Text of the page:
Every year High Fliers Research undertake a thorough survey of the Times Top 100 graduate recruiters and produce a report summarising key findings and emerging trends within the graduate job market. The 2014 High Fliers Report suggests an anticipated 9% increase in graduate opportunities this year which equates to 1400 extra jobs.
The salary average is £29 000 across all sectors but this varies substantially with Investment Banks paying closer to £41 000 and top Law Firms averaging £39 000. This is clearly very positive news for this prestigious group of recruiters – and most importantly for you, as we know that top graduate recruiters target Warwick students. But, this is a narrow strata of the graduate job market which inevitably means disappointment for most applicants.
Sector growth & stagnation
I recently attended a presentation from the Association of Graduate Recruiters, (AGR) which represents a broader membership than High Flyers (750 recruiters). The AGR anticipates slow growth in some sectors in 2014. So a positive message but a more cautious one, with a reported average graduate salary of £20,000 rather than the £29,000 for the Times Top 100 recruiters.
Sectors anticipating growth include consultancy, business services and energy in particular as well as IT and telecommunications, engineering and industry, retail and the public sector. AGR reports no change for investment banking, fewer opportunities in law, FMCG, accounting and, in particular, banking and finance which has unsurprisingly taken the hardest hit in recent years.
It’s not just about corporates
Many small and medium-sized companies recruit graduates, and of course some jobs may not be advertised but discovered by students who proactively seek jobs, placements and work experience by:
- Making speculative approaches
- Undertaking work experience
- Effective use of contacts
In particular, if you don’t find corporate roles appealing you may find these approaches help you unearth opportunities in the arts, culture, media, charitable sector, publishing and NGOs, to name a few.
The media angle
Some media outlets will spin a story, to provoke, score political points or even entertain! Read with caution.
As part of your academic studies you’ll be developing both your research and analytical skills, so why not use these to interrogate the labour market yourself? Relying on one source of information is detrimental and prevents you from developing a more rounded, representative picture of the job market. It can also be demotivating and immobilise people from taking action. ‘Oh there aren’t any jobs so there’s no point applying’ is a common response to this message. The reality is somewhat different. 92.3% of Warwick Graduates secured a graduate job or further study offer six months after graduation in 2012 (the most recent survey stats available). So, room for optimism.
How you gather information will depend entirely on the jobs or sectors you want to apply for, so a one size fits all approach is counter-productive. But you might want to start with the following, or at least pick ‘n’ mix…
GEMS (Graduate Employment Market Statistics)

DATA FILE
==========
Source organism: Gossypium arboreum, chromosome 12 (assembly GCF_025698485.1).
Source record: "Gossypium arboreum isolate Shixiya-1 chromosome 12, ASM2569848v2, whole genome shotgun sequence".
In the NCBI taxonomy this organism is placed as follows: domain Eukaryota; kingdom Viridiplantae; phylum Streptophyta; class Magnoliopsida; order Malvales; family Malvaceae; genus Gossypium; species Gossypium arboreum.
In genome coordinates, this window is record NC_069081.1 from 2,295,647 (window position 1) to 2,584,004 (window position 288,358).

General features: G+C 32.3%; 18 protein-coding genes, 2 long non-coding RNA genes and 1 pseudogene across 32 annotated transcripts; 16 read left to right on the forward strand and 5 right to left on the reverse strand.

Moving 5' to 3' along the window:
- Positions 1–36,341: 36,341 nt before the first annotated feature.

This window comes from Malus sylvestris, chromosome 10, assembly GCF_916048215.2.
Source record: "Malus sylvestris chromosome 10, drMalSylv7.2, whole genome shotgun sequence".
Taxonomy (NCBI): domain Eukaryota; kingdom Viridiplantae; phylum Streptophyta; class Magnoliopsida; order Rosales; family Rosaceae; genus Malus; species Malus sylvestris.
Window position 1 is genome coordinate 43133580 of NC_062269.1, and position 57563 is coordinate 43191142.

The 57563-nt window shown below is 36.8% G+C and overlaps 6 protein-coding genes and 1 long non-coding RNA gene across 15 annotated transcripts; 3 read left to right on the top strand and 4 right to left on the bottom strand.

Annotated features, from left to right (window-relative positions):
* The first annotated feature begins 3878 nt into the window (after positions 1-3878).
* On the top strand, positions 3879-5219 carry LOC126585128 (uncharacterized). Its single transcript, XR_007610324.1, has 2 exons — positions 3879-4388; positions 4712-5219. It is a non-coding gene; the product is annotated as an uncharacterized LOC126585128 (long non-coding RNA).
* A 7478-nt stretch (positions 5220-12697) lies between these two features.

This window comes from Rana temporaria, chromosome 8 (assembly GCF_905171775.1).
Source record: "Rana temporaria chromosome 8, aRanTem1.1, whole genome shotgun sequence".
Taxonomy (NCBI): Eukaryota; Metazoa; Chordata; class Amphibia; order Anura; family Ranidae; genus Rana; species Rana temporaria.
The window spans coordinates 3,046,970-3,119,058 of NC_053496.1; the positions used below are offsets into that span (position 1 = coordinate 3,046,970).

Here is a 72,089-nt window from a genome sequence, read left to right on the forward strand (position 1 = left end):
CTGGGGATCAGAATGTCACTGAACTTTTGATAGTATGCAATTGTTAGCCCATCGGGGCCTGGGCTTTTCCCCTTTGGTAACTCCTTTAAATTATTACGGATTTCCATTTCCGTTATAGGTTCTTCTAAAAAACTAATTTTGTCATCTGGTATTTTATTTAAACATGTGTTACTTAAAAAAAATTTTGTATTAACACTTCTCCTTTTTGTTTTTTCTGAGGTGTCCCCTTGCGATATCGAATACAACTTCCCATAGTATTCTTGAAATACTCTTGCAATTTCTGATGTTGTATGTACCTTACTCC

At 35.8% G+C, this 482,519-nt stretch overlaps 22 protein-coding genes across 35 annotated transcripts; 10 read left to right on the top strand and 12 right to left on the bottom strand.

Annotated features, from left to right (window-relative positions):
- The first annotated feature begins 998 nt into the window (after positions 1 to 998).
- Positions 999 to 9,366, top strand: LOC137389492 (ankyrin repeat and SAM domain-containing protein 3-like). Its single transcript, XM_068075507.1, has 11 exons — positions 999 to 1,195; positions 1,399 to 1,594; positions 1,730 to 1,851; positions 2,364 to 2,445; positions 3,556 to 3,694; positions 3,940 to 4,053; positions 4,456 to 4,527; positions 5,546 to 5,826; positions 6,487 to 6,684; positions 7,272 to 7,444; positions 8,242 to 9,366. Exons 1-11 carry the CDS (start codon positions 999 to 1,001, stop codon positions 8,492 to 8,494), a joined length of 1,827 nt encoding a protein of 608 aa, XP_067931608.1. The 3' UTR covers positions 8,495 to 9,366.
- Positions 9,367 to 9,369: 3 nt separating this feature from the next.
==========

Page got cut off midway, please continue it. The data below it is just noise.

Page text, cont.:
Use our GEMS database to find out ‘What Warwick Graduates Do’ and give you a better picture of graduate outcomes from your degree course. This information is a snapshot of post graduation employment patterns, but will still throw up some helpful stats and possible suggestions for career areas. You may also gain some idea of average salary – just keep sector and geographical variations in mind.
Use our vacancy database to check what’s available, and find out if particular recruiters are targeting Warwick students. There are more vacancies advertised during the autumn term as the majority of larger recruiters are seeking applications during this time. There are currently over 1100 and many of these recruiters will continue to advertise during the year. Log in to myAdvantage to search for jobs and internships.
Speak to a careers consultant
Each member of the team specialises in specific sectors and communicates regularly with companies and professional bodies to keep their knowledge current about entry points, recruitment patterns and general trends across sector. Don’t wait until you graduate, come and talk to us now!
Meet recruiters on campus
Find out about their opportunities when they are on campus. There are (quite literally) hundreds of opportunities for you to engage with employers during the academic year. This includes fairs, as well as a host of employer presentations, skills sessions and sector events. We also organise alumni events in departments so you can meet former Warwick students, willing to share their own career stories and valuable insights into jobs.
Get involved with societies
Make the most of Warwick’s many societies and network with recruiters at events your societies are hosting. Not only is this a great opportunity to expand your knowledge (and career horizons) but you can practice networking in a really safe space. And on that note…
Build your network
Make use of your contacts – both on and offline – to give you a head start in the job search process. Talking to if you know people employed in sectors or roles that appeal, gather information from those in the know. Harness the power of the information interview and get the insider view. Check the Warwick LinkedIn page for immediate access to an extensive network of alumni.
Do some fact-checking
Read the stories behind the headlines, by dipping in to the HECSU blog. HECSU leads the way in researching graduate outcomes and career paths, and thanks to Charlie Ball’s forensic analysis you can find out what’s really happening in the graduate job market. It’s well worth a read.